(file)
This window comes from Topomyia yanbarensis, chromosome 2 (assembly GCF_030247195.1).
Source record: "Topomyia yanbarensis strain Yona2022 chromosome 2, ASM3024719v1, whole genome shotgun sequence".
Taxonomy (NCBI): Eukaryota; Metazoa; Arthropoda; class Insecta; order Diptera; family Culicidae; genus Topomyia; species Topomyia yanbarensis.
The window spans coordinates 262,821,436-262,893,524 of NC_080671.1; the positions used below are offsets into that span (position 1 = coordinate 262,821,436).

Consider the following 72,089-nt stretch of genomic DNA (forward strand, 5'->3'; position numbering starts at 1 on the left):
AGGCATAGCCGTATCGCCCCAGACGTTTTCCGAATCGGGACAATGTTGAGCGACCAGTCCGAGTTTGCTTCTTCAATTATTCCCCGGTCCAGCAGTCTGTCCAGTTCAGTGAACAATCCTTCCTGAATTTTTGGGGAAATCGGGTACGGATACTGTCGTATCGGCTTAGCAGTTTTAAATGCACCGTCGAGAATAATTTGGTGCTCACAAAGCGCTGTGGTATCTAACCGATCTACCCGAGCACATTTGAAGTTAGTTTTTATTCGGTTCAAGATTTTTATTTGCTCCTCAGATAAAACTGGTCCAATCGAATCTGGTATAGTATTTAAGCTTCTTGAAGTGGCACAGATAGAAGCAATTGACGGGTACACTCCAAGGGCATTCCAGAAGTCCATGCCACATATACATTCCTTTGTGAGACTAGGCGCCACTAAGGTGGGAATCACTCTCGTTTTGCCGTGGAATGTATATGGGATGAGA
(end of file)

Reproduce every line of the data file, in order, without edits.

This window comes from Topomyia yanbarensis, chromosome 2 (assembly GCF_030247195.1).
Source record: "Topomyia yanbarensis strain Yona2022 chromosome 2, ASM3024719v1, whole genome shotgun sequence".
Taxonomy (NCBI): Eukaryota; Metazoa; Arthropoda; class Insecta; order Diptera; family Culicidae; genus Topomyia; species Topomyia yanbarensis.
The window spans coordinates 262,821,436-262,893,524 of NC_080671.1; the positions used below are offsets into that span (position 1 = coordinate 262,821,436).

Consider the following 72,089-nt stretch of genomic DNA (forward strand, 5'->3'; position numbering starts at 1 on the left):
AGGCATAGCCGTATCGCCCCAGACGTTTTCCGAATCGGGACAATGTTGAGCGACCAGTCCGAGTTTGCTTCTTCAATTATTCCCCGGTCCAGCAGTCTGTCCAGTTCAGTGAACAATCCTTCCTGAATTTTTGGGGAAATCGGGTACGGATACTGTCGTATCGGCTTAGCAGTTTTAAATGCACCGTCGAGAATAATTTGGTGCTCACAAAGCGCTGTGGTATCTAACCGATCTACCCGAGCACATTTGAAGTTAGTTTTTATTCGGTTCAAGATTTTTATTTGCTCCTCAGATAAAACTGGTCCAATCGAATCTGGTATAGTATTTAAGCTTCTTGAAGTGGCACAGATAGAAGCAATTGACGGGTACACTCCAAGGGCATTCCAGAAGTCCATGCCACATATACATTCCTTTGTGAGACTAGGCGCCACTAAGGTGGGAATCACTCTCGTTTTGCCGTGGAATGTATATGGGATGAGA